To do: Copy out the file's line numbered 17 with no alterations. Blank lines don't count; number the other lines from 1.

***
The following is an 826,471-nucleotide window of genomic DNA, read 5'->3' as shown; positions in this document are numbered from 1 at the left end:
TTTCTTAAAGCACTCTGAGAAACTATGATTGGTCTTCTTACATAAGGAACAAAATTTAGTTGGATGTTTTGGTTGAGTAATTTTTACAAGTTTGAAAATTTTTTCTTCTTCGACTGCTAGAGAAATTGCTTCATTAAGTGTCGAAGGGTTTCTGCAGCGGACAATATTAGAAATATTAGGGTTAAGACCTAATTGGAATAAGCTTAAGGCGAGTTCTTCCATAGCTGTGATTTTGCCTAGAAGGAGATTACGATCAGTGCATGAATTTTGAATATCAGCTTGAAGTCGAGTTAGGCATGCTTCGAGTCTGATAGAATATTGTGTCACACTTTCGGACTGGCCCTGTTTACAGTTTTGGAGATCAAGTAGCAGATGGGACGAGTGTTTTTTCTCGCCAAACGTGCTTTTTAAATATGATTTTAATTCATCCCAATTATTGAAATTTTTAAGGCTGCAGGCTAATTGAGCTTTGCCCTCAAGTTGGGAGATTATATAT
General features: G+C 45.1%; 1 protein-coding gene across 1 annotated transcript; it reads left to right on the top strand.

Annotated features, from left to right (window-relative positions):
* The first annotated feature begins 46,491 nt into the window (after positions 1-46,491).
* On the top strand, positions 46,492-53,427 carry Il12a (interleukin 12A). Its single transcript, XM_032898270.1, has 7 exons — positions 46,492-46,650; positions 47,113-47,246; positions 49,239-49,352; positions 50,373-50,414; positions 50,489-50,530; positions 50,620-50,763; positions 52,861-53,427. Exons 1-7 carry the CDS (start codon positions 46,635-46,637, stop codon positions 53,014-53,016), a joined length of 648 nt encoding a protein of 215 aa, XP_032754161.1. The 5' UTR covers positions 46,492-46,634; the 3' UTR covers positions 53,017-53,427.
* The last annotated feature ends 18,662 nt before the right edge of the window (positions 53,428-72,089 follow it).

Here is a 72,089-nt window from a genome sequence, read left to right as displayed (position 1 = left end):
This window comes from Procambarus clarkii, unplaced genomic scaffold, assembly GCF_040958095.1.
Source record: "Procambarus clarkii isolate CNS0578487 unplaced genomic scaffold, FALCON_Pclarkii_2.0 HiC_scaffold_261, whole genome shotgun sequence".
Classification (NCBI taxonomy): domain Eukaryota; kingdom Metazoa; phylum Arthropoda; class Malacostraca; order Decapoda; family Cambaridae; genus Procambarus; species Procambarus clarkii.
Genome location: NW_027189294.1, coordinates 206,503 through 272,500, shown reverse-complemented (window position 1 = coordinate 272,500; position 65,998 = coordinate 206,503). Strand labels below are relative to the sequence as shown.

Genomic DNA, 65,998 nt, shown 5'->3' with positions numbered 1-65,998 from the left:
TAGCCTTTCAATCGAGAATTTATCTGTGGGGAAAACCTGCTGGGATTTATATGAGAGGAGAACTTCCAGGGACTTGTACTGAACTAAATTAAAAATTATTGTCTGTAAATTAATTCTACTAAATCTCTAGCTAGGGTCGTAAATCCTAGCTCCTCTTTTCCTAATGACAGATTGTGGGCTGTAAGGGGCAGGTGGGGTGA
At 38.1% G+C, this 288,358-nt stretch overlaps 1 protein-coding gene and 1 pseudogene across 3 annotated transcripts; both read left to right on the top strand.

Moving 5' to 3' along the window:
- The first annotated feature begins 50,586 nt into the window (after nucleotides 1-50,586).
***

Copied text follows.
- The first annotated feature begins 50,586 nt into the window (after nucleotides 1-50,586).